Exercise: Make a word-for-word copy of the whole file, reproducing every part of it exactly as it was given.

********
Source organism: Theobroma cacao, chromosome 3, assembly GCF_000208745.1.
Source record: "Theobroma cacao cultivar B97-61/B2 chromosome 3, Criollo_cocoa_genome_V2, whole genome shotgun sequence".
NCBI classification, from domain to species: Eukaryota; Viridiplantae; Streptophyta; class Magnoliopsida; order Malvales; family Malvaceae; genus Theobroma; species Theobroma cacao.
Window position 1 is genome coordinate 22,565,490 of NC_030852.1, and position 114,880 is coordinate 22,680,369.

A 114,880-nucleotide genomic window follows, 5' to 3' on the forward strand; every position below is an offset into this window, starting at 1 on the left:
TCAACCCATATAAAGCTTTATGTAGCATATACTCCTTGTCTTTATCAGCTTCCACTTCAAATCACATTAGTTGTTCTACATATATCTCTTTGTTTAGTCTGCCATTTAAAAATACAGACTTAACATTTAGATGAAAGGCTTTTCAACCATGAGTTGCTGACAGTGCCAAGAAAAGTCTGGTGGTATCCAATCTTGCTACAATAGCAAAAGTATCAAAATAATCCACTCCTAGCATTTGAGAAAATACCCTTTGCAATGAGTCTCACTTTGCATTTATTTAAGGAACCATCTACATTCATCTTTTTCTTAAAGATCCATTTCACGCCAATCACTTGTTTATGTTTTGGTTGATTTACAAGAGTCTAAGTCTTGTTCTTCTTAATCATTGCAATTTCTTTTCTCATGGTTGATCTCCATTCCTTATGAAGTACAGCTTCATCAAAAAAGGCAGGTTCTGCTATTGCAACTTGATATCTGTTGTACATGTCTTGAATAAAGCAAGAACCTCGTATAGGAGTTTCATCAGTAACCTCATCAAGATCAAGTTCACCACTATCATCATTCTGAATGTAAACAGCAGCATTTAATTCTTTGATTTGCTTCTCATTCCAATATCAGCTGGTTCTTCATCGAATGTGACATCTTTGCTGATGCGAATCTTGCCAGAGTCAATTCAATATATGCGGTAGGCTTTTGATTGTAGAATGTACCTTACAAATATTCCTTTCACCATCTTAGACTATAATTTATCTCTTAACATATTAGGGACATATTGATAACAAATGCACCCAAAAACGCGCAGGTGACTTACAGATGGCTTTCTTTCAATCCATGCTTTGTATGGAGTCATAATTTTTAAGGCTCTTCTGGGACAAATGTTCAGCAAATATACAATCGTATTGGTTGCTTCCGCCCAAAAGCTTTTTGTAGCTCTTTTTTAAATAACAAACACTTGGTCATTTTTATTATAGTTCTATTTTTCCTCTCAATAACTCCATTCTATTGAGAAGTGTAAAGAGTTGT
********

Source organism: Theobroma cacao, chromosome 3, assembly GCF_000208745.1.
Source record: "Theobroma cacao cultivar B97-61/B2 chromosome 3, Criollo_cocoa_genome_V2, whole genome shotgun sequence".
NCBI classification, from domain to species: Eukaryota; Viridiplantae; Streptophyta; class Magnoliopsida; order Malvales; family Malvaceae; genus Theobroma; species Theobroma cacao.
Window position 1 is genome coordinate 22,565,490 of NC_030852.1, and position 114,880 is coordinate 22,680,369.

A 114,880-nucleotide genomic window follows, 5' to 3' on the forward strand; every position below is an offset into this window, starting at 1 on the left:
TCAACCCATATAAAGCTTTATGTAGCATATACTCCTTGTCTTTATCAGCTTCCACTTCAAATCACATTAGTTGTTCTACATATATCTCTTTGTTTAGTCTGCCATTTAAAAATACAGACTTAACATTTAGATGAAAGGCTTTTCAACCATGAGTTGCTGACAGTGCCAAGAAAAGTCTGGTGGTATCCAATCTTGCTACAATAGCAAAAGTATCAAAATAATCCACTCCTAGCATTTGAGAAAATACCCTTTGCAATGAGTCTCACTTTGCATTTATTTAAGGAACCATCTACATTCATCTTTTTCTTAAAGATCCATTTCACGCCAATCACTTGTTTATGTTTTGGTTGATTTACAAGAGTCTAAGTCTTGTTCTTCTTAATCATTGCAATTTCTTTTCTCATGGTTGATCTCCATTCCTTATGAAGTACAGCTTCATCAAAAAAGGCAGGTTCTGCTATTGCAACTTGATATCTGTTGTACATGTCTTGAATAAAGCAAGAACCTCGTATAGGAGTTTCATCAGTAACCTCATCAAGATCAAGTTCACCACTATCATCATTCTGAATGTAAACAGCAGCATTTAATTCTTTGATTTGCTTCTCATTCCAATATCAGCTGGTTCTTCATCGAATGTGACATCTTTGCTGATGCGAATCTTGCCAGAGTCAATTCAATATATGCGGTAGGCTTTTGATTGTAGAATGTACCTTACAAATATTCCTTTCACCATCTTAGACTATAATTTATCTCTTAACATATTAGGGACATATTGATAACAAATGCACCCAAAAACGCGCAGGTGACTTACAGATGGCTTTCTTTCAATCCATGCTTTGTATGGAGTCATAATTTTTAAGGCTCTTCTGGGACAAATGTTCAGCAAATATACAATCGTATTGGTTGCTTCCGCCCAAAAGCTTTTTGTAGCTCTTTTTTAAATAACAAACACTTGGTCATTTTTATTATAGTTCTATTTTTCCTCTCAATAACTCCATTCTATTGAGAAGTGTAAAGAGTTGT